“Completely spec out the entire system ahead of time, spend a lot of time researching and estimating the problem, determine project dependencies, and you can determine the “finish date” before writing a line of code! It’s seductive and taps into the part of our brain that craves order and dependability.”See Rule 1 – Estimate Iteratively. I can’t imagine any Agile professional would fall into this line of thinking.

“If the value of software we’re writing is so low, is it worth being written? If the project has such tight time constraints that a schedule slip will doom the project then you’re in a world of hurt. (The solution is agile: work on the most important things first, have an always-working project, and cut scope to hit a date.)

This exposes a major weakness in most software companies: the inability to determine project value. Given a project of unknown value, the conservative business will then attempt to minimize cost. Unfortunately as we’ll see, cost minimization ends up becoming very expensive in the long run.”This is a strange point to me. We as software developers can’t estimate our projects, but YOU the business need to estimate the value. Well we can’t have it both ways. I agree Agile is the solution, IF we estimate we can complete the Minimum Viable Product within the current budget. See Rule #3.

I’m not entirely sure what this means, but I’ve never seen the folks who are writing the specs, requirements, etc. ever being asked to estimate how long each spec will take to write. Or have the CEO give a date when the company will hit some arbitrary metric, although see the perversity in public company earnings estimates and reporting.”I’ve seen both on all the projects and companies I’ve worked for. CEO bonuses are commonly tied to unrealistic estimates on an arbitrary timeframe.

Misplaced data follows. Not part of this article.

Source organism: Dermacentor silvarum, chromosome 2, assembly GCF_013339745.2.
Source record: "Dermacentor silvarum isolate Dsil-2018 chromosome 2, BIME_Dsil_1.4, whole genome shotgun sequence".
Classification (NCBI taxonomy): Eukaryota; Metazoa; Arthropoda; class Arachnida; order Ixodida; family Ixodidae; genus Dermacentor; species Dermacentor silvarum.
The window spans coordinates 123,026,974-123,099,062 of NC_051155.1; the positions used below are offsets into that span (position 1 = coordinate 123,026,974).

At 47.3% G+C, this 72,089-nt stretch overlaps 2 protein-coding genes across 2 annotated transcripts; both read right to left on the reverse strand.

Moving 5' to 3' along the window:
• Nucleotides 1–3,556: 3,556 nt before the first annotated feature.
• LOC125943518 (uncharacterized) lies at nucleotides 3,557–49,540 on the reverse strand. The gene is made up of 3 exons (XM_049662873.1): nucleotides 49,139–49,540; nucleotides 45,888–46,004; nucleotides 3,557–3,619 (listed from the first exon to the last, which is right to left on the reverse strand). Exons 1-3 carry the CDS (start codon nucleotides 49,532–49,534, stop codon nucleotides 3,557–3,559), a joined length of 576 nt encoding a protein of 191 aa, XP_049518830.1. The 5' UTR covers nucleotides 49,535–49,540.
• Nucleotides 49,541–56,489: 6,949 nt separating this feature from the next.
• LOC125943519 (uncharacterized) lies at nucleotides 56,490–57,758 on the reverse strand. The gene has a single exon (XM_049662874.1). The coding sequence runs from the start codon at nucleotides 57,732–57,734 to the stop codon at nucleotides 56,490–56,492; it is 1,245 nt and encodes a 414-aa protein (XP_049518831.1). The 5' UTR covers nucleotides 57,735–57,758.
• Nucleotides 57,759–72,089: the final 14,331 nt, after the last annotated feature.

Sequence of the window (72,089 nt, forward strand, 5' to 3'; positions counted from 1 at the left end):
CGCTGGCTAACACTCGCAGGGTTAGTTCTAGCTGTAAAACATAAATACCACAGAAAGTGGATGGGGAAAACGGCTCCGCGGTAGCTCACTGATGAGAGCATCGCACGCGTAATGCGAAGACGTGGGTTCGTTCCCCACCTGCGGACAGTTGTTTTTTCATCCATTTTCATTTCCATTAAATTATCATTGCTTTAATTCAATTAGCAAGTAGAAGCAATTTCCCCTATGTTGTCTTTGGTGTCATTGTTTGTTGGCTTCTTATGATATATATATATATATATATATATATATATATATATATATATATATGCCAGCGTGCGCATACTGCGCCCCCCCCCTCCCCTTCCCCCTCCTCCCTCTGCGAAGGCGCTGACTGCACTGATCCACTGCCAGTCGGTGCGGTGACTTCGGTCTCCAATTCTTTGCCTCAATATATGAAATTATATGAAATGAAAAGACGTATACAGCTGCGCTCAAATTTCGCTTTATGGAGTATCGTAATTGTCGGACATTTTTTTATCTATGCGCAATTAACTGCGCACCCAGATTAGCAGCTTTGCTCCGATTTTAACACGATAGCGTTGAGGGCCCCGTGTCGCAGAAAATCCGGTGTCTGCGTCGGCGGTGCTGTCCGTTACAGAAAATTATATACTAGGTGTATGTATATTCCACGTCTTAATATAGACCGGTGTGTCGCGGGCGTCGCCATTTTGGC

“Ultimately companies require estimation because they don’t trust anyone. They don’t trust developers to deliver results. They don’t trust mid-management to motivate their reports. The underlying reality is that the folks “in charge” are worried that everyone is going to rip off the company and only by holding people to arbitrary deadlines are they assured stuff will get done.

Committing to a date allows them to sleep better at night and shifts the blame from them to the folks on the front lines. “Wow. If anyone works at a place like this, leave. But don’t blame the estimates. If you don’t produce estimates, this company will just find another way to pull a fast one on you.

“Estimation is ultimately a futile effort. Software, more or less, is like writing poetry. Or solving mathematical proofs. It takes as long as it takes, and it’s done when it’s done. Perfect, or imperfect, estimation won’t change how long it takes to complete the work. If that sounds horrible to you, then go do something else.”I could not disagree more. It is correct that estimation won’t change the amount of work it will take to complete something, but that isn’t the point. The point is about giving some imperfect information to the client to help him/her make business decisions. You remember the client right? The one who is going to pay the bills and we are trying to deliver value to right? I would agree that truly unique software solutions are like writing Poetry. I was on a R&D project recently and the estimating was challenging to say the least. But 95% of Software Development projects are following semi-established patterns. The projects are not routine, but nor are they like creating something fundamentally new all the time.